ANNOUNCER: When disease returns after a man has been treated for prostate cancer, hormonal therapy is usually effective. This involves the removal of the testicles to shut down the production of testosterone. Or the use of drugs that have the same effect.
JAMES A. EASTHAM, MD: Traditionally, the approach to advanced disease has been hormonal therapy. Prostate cancer is driven by the male hormone testosterone. So by taking testosterone away, in many ways, you stop one of the promoting factors for cancer growth.
ANNOUNCER: Hormonal therapy, however, is likely to fail after a period of time. Tumors will eventually spread to bone or soft tissue. The first sign of the return of advanced disease is likely to be a rise in blood levels of a protein called PSA, which signals tumor growth and resulting damage to the prostate.
DANIEL P. PETRYLAK, MD: In the advanced prostate cancer patient, the median duration of response to hormones is generally about 18 to 24 months.
The first evidence that a patient is failing hormone therapy is usually a rise in the PSA. This usually precedes changes in the tumor that we can visually see on a bone scan or a CAT scan.
JAMES A. EASTHAM, MD: When someone has a rising PSA despite being on hormonal therapy, there are several additional hormonal manipulations or hormonal changes that can be made. If a patient is on what is called an antiandrogen, which is a medicine that actually blocks testosterone from binding its binding site or receptor, you can manipulate that. You can actually stop the antiandrogen.
DANIEL P. PETRYLAK, MD: There is almost a paradoxical withdrawal effect by stopping these medications, we sometimes, in about 20 to 30 percent of patients, see a PSA decline.
ANNOUNCER: But even among those patients, the effect will likely be temporary. At this stage, depending on a variety of factors, a patient may have only one or two years to live. Doctors traditionally could do little beyond helping prevent bone fractures, and managing pain. And there wasn't much of a role for chemotherapy in prostate cancer, until recently.
JAMES A. EASTHAM, MD: Probably the initial advance in chemotherapy was a drug called mitoxantrone, which, while it did not prolong survival, did help with symptoms of pain. And men who were on the drug had greater pain relief than men who did not receive mitoxantrone.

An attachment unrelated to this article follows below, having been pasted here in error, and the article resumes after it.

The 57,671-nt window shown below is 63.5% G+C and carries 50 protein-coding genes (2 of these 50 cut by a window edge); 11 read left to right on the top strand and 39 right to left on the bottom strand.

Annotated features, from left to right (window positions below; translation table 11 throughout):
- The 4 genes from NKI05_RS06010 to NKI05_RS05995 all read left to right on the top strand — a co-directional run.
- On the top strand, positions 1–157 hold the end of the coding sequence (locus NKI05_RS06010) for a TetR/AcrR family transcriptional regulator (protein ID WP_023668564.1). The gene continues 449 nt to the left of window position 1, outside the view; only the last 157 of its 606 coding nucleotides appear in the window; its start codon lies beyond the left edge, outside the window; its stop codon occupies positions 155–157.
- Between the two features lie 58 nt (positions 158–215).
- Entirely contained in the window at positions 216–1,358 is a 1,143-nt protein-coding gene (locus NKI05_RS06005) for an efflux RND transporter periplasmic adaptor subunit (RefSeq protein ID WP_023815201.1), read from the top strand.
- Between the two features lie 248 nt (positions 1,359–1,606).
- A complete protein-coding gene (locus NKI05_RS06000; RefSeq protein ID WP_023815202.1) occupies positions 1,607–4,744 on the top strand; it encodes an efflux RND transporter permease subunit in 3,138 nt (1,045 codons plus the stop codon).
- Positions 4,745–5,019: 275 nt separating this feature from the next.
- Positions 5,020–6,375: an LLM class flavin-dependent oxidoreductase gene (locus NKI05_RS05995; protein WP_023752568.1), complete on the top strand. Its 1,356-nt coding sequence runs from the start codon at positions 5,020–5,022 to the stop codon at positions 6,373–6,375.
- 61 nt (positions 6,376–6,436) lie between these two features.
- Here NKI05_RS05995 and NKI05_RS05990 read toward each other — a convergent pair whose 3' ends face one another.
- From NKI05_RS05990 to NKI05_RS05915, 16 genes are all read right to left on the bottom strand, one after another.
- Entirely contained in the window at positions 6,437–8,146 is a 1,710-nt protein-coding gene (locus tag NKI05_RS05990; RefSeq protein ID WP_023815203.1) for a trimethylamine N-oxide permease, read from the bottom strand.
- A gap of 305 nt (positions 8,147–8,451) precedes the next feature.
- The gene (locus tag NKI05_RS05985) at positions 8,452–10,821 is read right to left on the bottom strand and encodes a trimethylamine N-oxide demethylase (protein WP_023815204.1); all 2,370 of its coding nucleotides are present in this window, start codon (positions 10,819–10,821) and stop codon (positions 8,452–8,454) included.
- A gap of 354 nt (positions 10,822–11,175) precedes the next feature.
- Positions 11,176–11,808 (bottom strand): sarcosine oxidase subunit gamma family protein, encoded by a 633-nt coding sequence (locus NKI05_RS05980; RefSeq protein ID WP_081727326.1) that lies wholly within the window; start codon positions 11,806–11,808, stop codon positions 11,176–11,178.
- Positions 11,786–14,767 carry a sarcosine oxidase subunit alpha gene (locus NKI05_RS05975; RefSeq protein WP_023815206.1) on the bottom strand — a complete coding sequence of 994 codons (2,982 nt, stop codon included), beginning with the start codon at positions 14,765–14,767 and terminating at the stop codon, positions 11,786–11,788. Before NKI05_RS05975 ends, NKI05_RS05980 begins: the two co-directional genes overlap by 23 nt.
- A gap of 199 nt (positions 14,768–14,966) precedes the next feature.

More recently, the taxanes, primarily Taxotere, which is a chemotherapy drug, has been shown to actually not only help with pain, but also prolong survival in prostate cancer. Again, these are men with advanced, what we would call hormone refractory prostate cancer.
DANIEL P. PETRYLAK, MD: When taxane-based chemotherapy is compared to the previous standard of care, which had been mitoxantrone combined with prednisone, there is a 20 to 24 percent improvement in the overall survival in patients treated with a taxane.
ANNOUNCER: That translates to a modest average increase in life. But among men with advanced disease that has stopped responding to hormonal therapy, a small gain can mean a lot.
JAMES A. EASTHAM, MD: The survival advantage in the large clinical trials looking at Taxotere showed a modest benefit, probably in the range of two to three months. While that doesn't sound like a prolonged period of time, life expectancy in this group of men with advanced prostate cancer is only about 14-16 months. So an extra two to three months is actually significant.
ANNOUNCER: The problem of side effects remains, especially since these men are quite ill. But doctors say few men actually stop chemotherapy.
DANIEL P. PETRYLAK, MD: There does seem to be a higher frequency of side effects with docetaxel-based therapy and these include drops in white blood cell counts. These can also lead to infections. Swelling of the legs and fluid retention, tearing of the eyes, and numbness in the fingers and toes. But even though there is a higher rate of side effects with docetaxel-based treatment, the quality of life still seems to be better in those patients who receive docetaxel when that's compared to mitoxantrone or prednisone.
JAMES A. EASTHAM, MD: Medical oncologists are very experienced with dealing with these toxicities, if you will. And as long as the patient is monitored, the treatments can be adjusted appropriately. And in general, the medications are very well tolerated.
ANNOUNCER: When men with advanced prostate cancer begin to fail on hormonal therapy, their disease has entered a very serious stage. That's why data showing chemotherapy can extend their lives is so important. Beyond the direct benefit to patients, the results from the trials with taxanes show researchers they are on the right track.
JAMES A. EASTHAM, MD: We had never shown a survival advantage for any type of drug, chemotherapy or not, in this stage of disease. So while it's certainly not a home run — we're not curing all of these patients by any means — it gives researchers and clinicians and most importantly patients, some hope that we've started to open a door that previously in prostate cancer hasn't led anywhere.